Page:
The EPA has designated this week Air Quality Awareness Week. As part of UPR’s community engagement project, Jennifer Pemberton has been talking to Cache County residents about the experience of living with some of the nation’s worst air pollution. This week, she’s taking their questions and comments to local experts. In today’s report, she enlists Dr. Randy Martin to define Red Air by the numbers.
A red air day just sounds bad. When you hear a report that involves a code red or red alert, you know that something’s wrong. In January of this year we had 16 red air days in Cache County. That’s 16 days over the federal limit -- up to 3 times over the federal limit on some days. Something was wrong.
Residents of Utah have 2 places to go for air quality monitoring. The EPA has a site called Airnow. A Red Air day using the EPA’s Air Quality Index is when pollution levels are at 151 on a weighted scale that goes from 0 - 500. That’s when “everyone may begin to experience health effects.”
The Utah Department of Environmental Quality’s Division of Air Quality, here on referred to as the DAQ, has a website, airquality.utah.gov, that features current conditions by county and a 3-day forecast. They measure particulate pollution using its actual scientific unit of measure which is micrograms per cubic meter. A Red Air Action Alert is issued when particulate levels are more than 35 micrograms. This is when wood burning prohibitions go into effect and the division “requests that people drive less by combining trips or using mass transit.”
In the winter months, PM2.5 is the pollution that matters. It’s the one that kicks out the red air alerts. PM2.5 is a household term in Cache County. I wanted to know what the big deal was about these microscopic flecks, so I went to talk to Utah State University’s Dr. Randy Martin, Associate Professor of Civil & Environmental Engineering. He has a joint appointment at the water lab and climate center.
“2.5, what it means is 2.5 microns and smaller. It’s a collection of particles. PM10 is 10 microns and smaller. The reason those numbers are important is, back in 1987 EPA used to just regulate all the dust in the air, it was called TSP. They went to PM10 because research has shown that’s really the size that’s most of a health concern because you can can breathe it into the respiratory system. As research went on after 1987 up through the next decade, we found out that it was really the PM2.5 that can get down into the small lungs. The stuff 2.5 microns and smaller can go all the way down in the alveoli. If it’s actually smaller than 1, it can cross directly into the capillaries, which is where you start to see the cardio effects.”
So 35 micrograms of this stuff in a cubic meter of air is what defines a red air day. And that number isn’t arbitrary. That’s the level we know causes human health problems. And most of the experts agree that this number is too high.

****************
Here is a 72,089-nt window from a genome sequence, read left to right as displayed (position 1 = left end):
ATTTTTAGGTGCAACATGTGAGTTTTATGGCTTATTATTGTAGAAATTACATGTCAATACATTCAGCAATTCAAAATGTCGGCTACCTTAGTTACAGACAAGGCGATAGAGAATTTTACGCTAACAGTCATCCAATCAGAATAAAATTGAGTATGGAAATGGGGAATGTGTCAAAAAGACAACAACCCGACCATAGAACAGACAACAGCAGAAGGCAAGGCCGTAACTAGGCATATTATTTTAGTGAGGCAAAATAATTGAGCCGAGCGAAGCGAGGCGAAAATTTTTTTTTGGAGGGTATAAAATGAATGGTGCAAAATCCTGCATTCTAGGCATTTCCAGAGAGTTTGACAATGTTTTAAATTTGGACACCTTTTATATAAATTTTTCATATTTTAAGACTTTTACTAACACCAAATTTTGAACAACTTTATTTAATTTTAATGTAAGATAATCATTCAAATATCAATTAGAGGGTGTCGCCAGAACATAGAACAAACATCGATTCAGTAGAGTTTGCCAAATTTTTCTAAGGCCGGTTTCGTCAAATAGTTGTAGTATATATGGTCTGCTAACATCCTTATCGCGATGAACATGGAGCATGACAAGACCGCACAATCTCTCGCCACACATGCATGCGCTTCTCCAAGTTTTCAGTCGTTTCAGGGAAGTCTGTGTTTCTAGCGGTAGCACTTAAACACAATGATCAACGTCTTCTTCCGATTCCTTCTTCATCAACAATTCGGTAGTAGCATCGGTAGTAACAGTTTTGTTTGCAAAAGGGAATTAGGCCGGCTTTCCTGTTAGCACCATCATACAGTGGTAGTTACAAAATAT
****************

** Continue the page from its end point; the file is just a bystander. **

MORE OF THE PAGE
“Those standards are based on the best available health information. They’re not arbitrary numbers. They are numbers that are health based. I fully expect as more health studies become available the standards could even lower. But to our best available knowledge this 35 is going to offer the best public health that we know of right now.”
The Air Quality Index was designed for the public. And there are all these nice maps and charts and color scales for us to understand some very complicated atmospheric chemistry. But how are we supposed to know what to do with that information? What does the DAQ want us to know?
“What do they want us to know? I think it’s when do they want us to know too. One of the things we argued for in the valley, if you hit 35 and it turns to red, it’s too late. It needs to go red or a strong strong message when it’s yellow that now is the time to start cutting down on your driving, not when it’s already red.”
Utah’s state climatologist, Dr. Robert Gillies, developed a model that was tested this winter to predict pollution-concentration episodes that result from temperature inversions. I should say that part of the air quality problem in Cache Valley is due to weather and climate patterns that we absolutely have no control over.
Randy Martin helped test Dr. Gillies’ inversion prediction models this winter.
“This last year when we were paying more attention to those forecasts, they were generally pretty good...But it’s still a forecast and people tend to put that stuff in the back of their minds...Am I planning 4 weeks out how I’m going to drive on a particular day? Not likely...It’s amazing how well the model is working. I hope it keeps the public aware but any time you’re doing any kind of forecasting and you don’t get it right, then you look pretty bad and you lose public confidence.”
We did start to hear air quality forecasts in the media this winter. And as a community we started to do a few things in reaction to red air days.
“We aren’t going to clean up the air with what we’re doing. We’re going to make it better. But we’re still going to have bad air days. If we can convince people to drive less particularly during bad air, that will have a big effect.”
The air quality monitoring information published by the EPA and the DAQ every day is the scientific community’s way of communicating to us what they’ve spent years discovering in labs. There is a lot of calculation and a lot of passion that goes into those numbers, but what we do with that information is entirely up to us.